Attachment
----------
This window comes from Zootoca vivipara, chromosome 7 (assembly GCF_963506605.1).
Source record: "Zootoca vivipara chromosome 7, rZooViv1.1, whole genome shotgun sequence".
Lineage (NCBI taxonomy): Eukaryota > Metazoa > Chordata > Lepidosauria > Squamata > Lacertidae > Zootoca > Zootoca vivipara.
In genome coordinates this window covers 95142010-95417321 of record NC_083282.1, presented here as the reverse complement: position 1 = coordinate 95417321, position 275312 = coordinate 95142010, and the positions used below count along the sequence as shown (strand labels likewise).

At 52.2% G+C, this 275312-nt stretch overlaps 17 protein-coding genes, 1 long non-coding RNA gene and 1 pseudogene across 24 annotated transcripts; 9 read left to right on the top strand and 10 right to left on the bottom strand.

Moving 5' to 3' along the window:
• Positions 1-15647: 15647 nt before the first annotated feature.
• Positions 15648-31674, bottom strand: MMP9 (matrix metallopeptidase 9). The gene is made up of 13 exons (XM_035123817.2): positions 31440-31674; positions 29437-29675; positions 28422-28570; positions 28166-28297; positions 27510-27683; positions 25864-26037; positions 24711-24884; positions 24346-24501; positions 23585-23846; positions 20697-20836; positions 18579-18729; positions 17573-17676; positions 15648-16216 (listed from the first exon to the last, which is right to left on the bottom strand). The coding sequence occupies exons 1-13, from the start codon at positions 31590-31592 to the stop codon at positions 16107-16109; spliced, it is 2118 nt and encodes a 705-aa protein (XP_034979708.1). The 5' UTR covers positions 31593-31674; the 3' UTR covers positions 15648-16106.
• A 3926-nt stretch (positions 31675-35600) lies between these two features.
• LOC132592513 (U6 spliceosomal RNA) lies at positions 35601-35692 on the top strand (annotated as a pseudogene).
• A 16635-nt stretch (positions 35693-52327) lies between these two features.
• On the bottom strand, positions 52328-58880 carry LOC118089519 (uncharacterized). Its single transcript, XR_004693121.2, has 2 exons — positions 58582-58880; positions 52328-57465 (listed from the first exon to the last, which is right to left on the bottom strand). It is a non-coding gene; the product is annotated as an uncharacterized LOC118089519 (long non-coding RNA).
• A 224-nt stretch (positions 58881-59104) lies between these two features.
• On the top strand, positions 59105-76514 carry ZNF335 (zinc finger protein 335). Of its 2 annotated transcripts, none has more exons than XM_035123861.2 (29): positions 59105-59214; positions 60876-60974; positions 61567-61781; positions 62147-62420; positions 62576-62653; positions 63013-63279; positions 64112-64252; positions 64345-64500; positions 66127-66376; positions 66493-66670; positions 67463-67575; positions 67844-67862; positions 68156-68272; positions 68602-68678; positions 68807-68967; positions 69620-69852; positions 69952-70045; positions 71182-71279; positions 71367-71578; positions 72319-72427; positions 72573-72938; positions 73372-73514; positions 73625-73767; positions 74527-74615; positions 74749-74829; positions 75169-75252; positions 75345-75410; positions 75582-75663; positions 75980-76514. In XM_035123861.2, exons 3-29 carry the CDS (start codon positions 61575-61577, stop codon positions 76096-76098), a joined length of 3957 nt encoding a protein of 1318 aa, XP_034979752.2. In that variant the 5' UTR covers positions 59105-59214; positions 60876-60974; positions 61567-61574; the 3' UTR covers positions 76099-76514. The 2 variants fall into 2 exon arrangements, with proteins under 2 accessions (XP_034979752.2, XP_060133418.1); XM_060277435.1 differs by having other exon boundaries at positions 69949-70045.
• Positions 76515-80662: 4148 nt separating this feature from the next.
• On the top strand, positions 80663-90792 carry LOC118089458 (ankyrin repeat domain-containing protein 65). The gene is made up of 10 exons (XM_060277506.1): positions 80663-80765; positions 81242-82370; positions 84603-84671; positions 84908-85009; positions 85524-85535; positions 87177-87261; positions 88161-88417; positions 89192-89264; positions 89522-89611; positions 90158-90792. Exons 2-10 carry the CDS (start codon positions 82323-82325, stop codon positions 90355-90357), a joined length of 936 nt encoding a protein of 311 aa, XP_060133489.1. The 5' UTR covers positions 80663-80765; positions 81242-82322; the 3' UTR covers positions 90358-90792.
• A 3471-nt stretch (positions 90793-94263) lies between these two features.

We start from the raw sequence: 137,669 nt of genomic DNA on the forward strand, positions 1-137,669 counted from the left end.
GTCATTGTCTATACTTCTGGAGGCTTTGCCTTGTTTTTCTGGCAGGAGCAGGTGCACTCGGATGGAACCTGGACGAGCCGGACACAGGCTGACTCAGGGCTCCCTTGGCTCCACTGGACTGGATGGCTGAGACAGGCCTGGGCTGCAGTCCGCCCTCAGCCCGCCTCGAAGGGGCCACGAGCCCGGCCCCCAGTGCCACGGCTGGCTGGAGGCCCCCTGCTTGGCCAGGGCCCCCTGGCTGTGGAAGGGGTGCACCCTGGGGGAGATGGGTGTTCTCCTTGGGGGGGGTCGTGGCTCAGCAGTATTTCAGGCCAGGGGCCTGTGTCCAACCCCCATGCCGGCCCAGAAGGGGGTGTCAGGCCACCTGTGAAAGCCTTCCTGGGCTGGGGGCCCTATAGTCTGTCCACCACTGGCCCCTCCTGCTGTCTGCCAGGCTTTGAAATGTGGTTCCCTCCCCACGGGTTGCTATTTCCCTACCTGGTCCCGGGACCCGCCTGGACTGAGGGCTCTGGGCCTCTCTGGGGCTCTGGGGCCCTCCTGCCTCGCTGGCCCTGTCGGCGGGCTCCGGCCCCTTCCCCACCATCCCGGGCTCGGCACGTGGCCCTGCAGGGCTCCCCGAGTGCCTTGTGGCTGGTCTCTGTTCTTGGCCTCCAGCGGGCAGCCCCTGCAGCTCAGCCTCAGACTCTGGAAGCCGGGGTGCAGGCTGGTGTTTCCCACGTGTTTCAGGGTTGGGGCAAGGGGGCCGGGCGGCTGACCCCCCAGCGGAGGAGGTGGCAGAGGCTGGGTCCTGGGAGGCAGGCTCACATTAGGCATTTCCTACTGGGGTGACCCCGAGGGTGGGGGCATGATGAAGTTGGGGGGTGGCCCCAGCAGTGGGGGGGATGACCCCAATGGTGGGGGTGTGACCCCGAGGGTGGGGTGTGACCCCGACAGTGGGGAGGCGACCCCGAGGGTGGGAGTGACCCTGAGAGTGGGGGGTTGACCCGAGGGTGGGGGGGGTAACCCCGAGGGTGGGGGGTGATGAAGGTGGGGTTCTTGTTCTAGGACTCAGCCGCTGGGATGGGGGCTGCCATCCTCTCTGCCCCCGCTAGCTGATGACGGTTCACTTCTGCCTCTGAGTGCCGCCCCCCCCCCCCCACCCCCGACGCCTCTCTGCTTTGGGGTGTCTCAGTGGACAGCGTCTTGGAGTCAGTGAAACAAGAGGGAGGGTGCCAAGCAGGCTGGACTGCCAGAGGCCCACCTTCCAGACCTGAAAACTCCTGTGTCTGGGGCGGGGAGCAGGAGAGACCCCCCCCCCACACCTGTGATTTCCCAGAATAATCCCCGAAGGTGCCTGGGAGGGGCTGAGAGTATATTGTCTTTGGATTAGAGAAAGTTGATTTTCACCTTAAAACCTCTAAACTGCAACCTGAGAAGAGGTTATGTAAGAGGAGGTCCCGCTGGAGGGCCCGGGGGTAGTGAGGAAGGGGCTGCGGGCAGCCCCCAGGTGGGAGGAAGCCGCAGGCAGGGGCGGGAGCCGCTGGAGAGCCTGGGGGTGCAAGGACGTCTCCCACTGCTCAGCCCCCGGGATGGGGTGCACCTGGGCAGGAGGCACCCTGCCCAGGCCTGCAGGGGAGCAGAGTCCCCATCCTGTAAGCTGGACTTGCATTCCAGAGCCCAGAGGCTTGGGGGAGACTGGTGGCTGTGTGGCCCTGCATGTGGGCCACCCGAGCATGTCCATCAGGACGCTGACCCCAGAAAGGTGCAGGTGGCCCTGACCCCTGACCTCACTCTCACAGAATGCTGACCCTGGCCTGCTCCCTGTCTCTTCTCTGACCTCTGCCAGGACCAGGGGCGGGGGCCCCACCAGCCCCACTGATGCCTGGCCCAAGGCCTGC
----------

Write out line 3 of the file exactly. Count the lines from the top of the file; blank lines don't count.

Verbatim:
Lineage (NCBI taxonomy): Eukaryota > Metazoa > Chordata > Lepidosauria > Squamata > Lacertidae > Zootoca > Zootoca vivipara.